Does the City of Chicago do enough to keep pedestrians and bicyclists safe?


“Biker Boy” by Alice Dubois. Alice’s paintings are on display this month at Charmers Cafe, 1500 W. Jarvis, and the Evanston Public Library, 1703 Orrington.

[Ed. note: This article was contributed by Carly Syms, a grad student at Northwestern University’s Medill School of Journalism. The piece also appears on the Medill Reports website. Carly completed her undergraduate degree at the University of Wisconsin. She eventually wants to get into sports journalism.]

Chicagoans are speaking out about the city’s active transportation initiatives amidst growing research that shows walking and biking to work can result in extensive health benefits.

One of the biggest improvement projects under way is the Bike 2015 Plan, which the city says is meant to “make bicycling an integral part of daily life in Chicago,” and for many residents, that begins with safety.

John Greenfield, co-founder of, a blog dedicated to local transportation concerns, said that while many of the city’s initiatives have yielded positive results, there’s still room for improvement.

“Too much car traffic is one of the main obstacles to safe, pleasant conditions for walking, biking and transit use,” Greenfield said. “I’d like to see policymakers doing more to discourage driving and fund healthier modes.”

In its most recent rankings of transportation infrastructure from last month,, a website dedicated to evaluating cities’ walkability, transit systems and the public health implications of both modes, placed Chicago eighth of 25 major municipalities.

Charlie Short, program manager of the Chicago Department of Transportation Bicycling Ambassadors, said ultimately the goal of his work is to make urban cycling safer.


Charlie Short, left, with Bicycling Ambassadors. Photo by Steven.

“The biggest thing that we try to do when it comes to car traffic is that we have a Share the Road program,” he said. “We address motorists that engage in behavior that’s dangerous to bicyclists. We use Chicago police and bike ambassadors to spot people in high crash locations that are doing things dangerous.”

But Greenfield still sees many reasons to think positively about Chicago’s efforts.

“I think the city is doing some great stuff to promote walking, biking and transit,” he said.
Greenfield cited numerous ongoing and completed improvement projects in the city, including the creation of 100 miles of protected bike lanes, a new bike sharing system and the development of bus rapid transit corridors.

“The redevelopment of Congress Parkway is a good example of the city’s new commitment to pedestrian-friendly streets since it will have fewer car lanes, wide sidewalks and pedestrian refuge islands,” Greenfield said.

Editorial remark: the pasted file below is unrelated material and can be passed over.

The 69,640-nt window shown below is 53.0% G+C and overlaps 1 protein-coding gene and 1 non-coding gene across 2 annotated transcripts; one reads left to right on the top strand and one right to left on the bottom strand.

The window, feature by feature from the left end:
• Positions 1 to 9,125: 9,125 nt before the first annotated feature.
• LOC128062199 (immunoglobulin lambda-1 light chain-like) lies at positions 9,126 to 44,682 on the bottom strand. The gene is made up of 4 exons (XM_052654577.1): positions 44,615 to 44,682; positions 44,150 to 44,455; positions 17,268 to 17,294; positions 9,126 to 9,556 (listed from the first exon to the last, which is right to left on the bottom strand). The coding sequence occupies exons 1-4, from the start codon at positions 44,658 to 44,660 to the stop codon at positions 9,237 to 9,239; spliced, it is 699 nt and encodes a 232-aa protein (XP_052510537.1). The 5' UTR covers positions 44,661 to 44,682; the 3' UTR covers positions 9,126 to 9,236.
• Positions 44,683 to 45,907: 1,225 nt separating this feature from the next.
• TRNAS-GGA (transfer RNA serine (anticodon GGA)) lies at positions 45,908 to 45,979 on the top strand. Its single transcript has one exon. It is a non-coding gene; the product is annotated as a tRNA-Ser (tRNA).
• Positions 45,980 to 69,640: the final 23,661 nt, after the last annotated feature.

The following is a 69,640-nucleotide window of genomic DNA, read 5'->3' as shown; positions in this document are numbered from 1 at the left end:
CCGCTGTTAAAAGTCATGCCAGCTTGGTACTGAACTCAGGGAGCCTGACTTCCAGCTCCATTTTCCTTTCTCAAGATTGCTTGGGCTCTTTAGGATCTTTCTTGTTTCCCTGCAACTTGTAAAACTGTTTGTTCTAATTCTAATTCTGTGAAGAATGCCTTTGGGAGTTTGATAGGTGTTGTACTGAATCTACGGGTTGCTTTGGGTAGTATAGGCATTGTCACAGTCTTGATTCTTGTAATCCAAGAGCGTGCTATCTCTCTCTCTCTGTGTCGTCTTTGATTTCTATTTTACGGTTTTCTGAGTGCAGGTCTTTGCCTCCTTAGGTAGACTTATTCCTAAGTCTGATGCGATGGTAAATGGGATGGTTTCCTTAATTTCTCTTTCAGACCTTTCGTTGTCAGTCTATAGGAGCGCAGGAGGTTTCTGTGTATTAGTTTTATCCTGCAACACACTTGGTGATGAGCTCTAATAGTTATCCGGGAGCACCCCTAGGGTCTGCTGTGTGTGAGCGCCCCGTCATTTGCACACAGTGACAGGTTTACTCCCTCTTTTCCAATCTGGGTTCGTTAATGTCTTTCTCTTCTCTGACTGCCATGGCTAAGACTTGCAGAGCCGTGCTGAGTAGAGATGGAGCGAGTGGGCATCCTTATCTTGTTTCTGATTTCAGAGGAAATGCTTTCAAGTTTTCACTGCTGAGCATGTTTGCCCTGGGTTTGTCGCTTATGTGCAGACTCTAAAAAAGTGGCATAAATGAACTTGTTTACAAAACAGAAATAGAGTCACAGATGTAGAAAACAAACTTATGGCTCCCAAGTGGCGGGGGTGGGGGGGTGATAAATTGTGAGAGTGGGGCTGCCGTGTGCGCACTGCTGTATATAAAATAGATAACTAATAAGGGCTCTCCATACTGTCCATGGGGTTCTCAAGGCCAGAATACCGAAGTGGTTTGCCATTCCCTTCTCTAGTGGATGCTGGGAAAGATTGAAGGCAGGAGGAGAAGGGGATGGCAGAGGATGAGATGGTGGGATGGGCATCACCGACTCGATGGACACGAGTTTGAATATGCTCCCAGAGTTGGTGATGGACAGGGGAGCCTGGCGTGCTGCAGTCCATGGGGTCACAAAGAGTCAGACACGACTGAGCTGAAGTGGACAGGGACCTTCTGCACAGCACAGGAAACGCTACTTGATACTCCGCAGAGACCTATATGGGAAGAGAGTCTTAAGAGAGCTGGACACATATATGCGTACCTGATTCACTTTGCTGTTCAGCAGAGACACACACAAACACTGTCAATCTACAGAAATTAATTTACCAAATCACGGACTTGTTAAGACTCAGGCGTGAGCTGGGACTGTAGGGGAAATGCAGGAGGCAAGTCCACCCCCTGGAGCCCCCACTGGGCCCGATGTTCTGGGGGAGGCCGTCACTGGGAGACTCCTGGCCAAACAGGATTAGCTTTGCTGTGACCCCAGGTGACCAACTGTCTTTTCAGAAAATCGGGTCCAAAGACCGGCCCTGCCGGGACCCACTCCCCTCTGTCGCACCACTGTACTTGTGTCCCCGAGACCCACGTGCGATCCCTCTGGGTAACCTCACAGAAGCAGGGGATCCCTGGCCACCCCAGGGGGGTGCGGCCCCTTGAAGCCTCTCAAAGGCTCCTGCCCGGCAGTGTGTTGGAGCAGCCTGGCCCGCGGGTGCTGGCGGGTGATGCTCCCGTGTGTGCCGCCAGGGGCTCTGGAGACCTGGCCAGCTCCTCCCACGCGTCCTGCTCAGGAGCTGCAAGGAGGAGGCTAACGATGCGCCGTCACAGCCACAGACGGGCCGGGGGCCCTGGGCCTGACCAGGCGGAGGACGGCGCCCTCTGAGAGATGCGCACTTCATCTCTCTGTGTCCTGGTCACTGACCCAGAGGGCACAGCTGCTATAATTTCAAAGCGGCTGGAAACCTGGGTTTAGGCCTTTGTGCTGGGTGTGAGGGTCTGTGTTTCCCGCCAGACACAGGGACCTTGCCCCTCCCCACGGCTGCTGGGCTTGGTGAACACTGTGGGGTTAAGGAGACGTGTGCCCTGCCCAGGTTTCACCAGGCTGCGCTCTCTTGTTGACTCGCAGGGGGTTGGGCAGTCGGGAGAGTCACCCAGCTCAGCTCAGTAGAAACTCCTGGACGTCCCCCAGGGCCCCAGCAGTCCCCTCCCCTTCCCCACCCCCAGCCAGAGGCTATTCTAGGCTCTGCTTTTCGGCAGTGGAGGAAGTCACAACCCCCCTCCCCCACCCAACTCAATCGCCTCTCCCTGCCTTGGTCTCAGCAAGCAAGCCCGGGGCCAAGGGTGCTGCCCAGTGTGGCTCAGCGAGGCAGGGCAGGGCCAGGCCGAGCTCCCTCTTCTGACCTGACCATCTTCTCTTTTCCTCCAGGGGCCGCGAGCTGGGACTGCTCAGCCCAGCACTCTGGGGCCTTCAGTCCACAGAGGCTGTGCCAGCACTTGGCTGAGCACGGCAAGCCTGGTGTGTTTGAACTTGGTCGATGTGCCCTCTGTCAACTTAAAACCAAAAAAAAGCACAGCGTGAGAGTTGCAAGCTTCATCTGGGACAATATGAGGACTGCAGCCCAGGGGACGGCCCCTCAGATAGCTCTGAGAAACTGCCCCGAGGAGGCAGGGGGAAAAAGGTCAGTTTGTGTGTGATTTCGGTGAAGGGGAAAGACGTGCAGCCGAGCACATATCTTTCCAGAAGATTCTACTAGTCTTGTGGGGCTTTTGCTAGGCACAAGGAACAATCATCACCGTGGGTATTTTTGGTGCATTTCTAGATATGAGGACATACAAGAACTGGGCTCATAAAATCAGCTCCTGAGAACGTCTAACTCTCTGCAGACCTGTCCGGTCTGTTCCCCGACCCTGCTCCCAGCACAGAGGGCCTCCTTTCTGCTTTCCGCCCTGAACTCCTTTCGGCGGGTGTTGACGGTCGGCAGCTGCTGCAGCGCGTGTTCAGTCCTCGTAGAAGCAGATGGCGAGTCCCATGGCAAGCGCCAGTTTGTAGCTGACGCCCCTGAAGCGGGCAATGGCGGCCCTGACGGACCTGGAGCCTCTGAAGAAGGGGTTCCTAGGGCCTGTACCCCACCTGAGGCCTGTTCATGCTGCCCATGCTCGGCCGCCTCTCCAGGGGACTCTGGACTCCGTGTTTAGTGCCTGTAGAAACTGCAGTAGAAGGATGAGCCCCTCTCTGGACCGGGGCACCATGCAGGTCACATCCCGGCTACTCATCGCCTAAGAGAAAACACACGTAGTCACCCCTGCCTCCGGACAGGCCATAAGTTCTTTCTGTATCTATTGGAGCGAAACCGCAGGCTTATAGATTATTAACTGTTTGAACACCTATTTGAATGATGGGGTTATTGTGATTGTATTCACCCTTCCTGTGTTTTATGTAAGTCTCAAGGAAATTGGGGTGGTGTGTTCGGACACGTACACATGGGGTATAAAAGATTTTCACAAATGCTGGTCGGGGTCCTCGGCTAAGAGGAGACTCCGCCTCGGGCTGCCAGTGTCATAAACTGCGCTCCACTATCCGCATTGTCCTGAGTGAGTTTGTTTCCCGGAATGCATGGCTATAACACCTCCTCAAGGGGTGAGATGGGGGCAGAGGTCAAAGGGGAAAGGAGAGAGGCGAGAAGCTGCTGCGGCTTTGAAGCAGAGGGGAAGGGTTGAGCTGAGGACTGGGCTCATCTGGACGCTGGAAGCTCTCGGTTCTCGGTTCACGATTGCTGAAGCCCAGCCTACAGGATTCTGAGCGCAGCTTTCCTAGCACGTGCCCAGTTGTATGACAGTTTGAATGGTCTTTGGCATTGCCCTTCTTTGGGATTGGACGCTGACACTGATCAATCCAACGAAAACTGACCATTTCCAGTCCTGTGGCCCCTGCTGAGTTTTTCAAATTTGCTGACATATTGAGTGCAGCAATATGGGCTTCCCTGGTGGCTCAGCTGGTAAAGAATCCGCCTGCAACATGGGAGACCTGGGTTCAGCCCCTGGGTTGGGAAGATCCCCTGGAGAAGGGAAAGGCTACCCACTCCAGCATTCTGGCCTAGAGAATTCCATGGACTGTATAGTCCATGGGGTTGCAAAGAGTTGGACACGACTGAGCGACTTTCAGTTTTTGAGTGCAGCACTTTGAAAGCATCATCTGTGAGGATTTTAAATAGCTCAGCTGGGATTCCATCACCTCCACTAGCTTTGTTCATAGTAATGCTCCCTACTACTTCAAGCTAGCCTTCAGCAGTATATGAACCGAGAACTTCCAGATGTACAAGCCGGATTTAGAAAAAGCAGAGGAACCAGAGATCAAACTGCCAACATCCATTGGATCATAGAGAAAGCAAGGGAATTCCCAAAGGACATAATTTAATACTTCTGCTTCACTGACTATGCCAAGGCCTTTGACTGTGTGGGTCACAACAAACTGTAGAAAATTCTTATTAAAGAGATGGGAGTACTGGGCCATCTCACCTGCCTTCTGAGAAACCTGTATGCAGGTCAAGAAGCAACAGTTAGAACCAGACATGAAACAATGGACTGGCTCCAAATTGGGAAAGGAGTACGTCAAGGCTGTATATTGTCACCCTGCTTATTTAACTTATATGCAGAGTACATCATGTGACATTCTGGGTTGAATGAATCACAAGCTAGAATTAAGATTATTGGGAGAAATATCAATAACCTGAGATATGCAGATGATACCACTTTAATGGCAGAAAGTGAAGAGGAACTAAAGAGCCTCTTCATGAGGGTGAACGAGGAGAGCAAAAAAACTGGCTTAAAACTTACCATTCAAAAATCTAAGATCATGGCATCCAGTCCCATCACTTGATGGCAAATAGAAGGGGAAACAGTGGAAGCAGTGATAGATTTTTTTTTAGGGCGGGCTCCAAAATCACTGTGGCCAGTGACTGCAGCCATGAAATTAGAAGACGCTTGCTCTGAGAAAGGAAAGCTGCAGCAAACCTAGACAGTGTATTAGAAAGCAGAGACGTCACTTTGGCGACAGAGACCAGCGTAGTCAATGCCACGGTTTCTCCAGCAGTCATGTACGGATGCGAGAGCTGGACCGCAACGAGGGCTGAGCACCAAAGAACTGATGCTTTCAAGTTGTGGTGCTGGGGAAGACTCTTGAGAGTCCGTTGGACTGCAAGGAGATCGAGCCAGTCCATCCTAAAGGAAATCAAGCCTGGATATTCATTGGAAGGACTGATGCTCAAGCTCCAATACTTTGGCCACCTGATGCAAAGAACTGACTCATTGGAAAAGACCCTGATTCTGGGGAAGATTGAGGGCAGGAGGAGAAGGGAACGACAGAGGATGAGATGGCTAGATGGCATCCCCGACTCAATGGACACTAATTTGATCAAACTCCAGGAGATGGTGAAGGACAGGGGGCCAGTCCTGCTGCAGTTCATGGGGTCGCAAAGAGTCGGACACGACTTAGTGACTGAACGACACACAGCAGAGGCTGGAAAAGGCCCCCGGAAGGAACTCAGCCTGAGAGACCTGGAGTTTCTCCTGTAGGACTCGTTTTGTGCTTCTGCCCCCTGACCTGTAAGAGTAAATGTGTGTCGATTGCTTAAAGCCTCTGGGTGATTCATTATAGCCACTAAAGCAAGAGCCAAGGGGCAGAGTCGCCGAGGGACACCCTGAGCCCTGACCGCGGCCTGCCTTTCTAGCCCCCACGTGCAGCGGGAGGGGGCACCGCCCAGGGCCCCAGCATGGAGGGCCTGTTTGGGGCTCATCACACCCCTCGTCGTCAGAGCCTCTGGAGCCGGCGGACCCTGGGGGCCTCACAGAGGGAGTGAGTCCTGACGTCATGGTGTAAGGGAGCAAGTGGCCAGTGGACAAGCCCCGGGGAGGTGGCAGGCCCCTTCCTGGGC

But some residents still haven’t seen the results they’re looking for. Lindsay Knight, a longtime cyclist and co-editor of the blog Chicago Women’s Bike Racing, said the city should focus more attention on its active commuters.

“Cycling in general doesn’t get enough attention from anywhere — from researchers, from policymakers, even from our own community’s organizations,” Knight said. “Because of these system-wide oversights, intentional or not, I think it’s really important for women to reach out to other women when it comes to becoming active.”

Short said his office is dedicated to encouraging people to make the transition from passive to active commuting.

“We went to offices downtown to talk to people who want to ride to work and haven’t yet,” Short said. “Maybe they ride for fitness or maybe they don’t ride at all.”

Short estimated that Bicycling Ambassadors have so far met with 40 to 50 companies. But Knight urges Chicagoans to seek out support anywhere they can find it.

“It’s not enough to wait for others to care about the state of our community,” she said. “We need to encourage and foster others if we want this community to continue in a positive – and ever expanding – direction.”

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8 thoughts on “Does the City of Chicago do enough to keep pedestrians and bicyclists safe?”

  1. We need enforcement stings in random locations across the city to send the message to drivers that they DO need to yield to peds in crosswalks. I commented sarcastically on Facebook that my success yesterday in getting a driver to stop for me at a crosswalk on Longwood Dr. was a rare, almost historic event.  Unfortunately, that was no exaggeration.  

    I’ve  crossed Longwood at 97th thousands of times in the 6 years I’ve lived in Beverly.  If I were to count the number of drivers who have yielded to me at that location over the last year on one hand, I’m quite sure I’d have a finger or two to spare.  The numbers are even worse a few blocks away on 99th St., where it’s probably 1 or 2 yields per year.  Drivers will yield on the quieter streets, but not on the major streets.

    I find it rather ironic that, when I’m riding my bike with a cargo trailer full of groceries, standing in the middle of 99th St. and waiting to turn left, I have a much better chance of a driver yielding to me than I do if I’m a ped waiting to cross at the same intersection.  What’s wrong with this picture?

    1. Ask your alderman to get you an in-street “stop for pedestrians in crosswalk” sign for the unsignalized crosswalks (where there’s no traffic light or stop sign) you care most about. It really, really works. Check out the Bike Walk Lincoln Park blog to see how.

      1.  These signs are working well in Evanston too.  Perhaps too well, as the signs seem to confuse many drivers, who stop even when they don’t need to.

  2. “Chicagoans are speaking out about the city’s active transportation
    They are?  Any examples?

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